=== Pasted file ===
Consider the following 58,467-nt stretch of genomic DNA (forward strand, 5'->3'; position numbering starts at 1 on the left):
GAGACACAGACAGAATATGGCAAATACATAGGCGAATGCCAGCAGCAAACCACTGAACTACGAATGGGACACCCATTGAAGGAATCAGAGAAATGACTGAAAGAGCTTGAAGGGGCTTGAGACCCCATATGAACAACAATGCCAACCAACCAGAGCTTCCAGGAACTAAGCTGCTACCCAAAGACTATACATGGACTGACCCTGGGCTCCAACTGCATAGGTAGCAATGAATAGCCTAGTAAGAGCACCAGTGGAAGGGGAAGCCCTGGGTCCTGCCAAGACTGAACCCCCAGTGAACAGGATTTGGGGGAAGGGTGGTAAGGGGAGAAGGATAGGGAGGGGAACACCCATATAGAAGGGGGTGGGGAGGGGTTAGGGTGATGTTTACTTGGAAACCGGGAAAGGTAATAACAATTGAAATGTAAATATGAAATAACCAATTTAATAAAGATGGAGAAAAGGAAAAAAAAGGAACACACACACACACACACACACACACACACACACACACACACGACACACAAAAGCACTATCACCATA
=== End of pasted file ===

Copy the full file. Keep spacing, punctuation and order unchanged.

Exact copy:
Consider the following 58,467-nt stretch of genomic DNA (forward strand, 5'->3'; position numbering starts at 1 on the left):
GAGACACAGACAGAATATGGCAAATACATAGGCGAATGCCAGCAGCAAACCACTGAACTACGAATGGGACACCCATTGAAGGAATCAGAGAAATGACTGAAAGAGCTTGAAGGGGCTTGAGACCCCATATGAACAACAATGCCAACCAACCAGAGCTTCCAGGAACTAAGCTGCTACCCAAAGACTATACATGGACTGACCCTGGGCTCCAACTGCATAGGTAGCAATGAATAGCCTAGTAAGAGCACCAGTGGAAGGGGAAGCCCTGGGTCCTGCCAAGACTGAACCCCCAGTGAACAGGATTTGGGGGAAGGGTGGTAAGGGGAGAAGGATAGGGAGGGGAACACCCATATAGAAGGGGGTGGGGAGGGGTTAGGGTGATGTTTACTTGGAAACCGGGAAAGGTAATAACAATTGAAATGTAAATATGAAATAACCAATTTAATAAAGATGGAGAAAAGGAAAAAAAAGGAACACACACACACACACACACACACACACACACACACACACACGACACACAAAAGCACTATCACCATA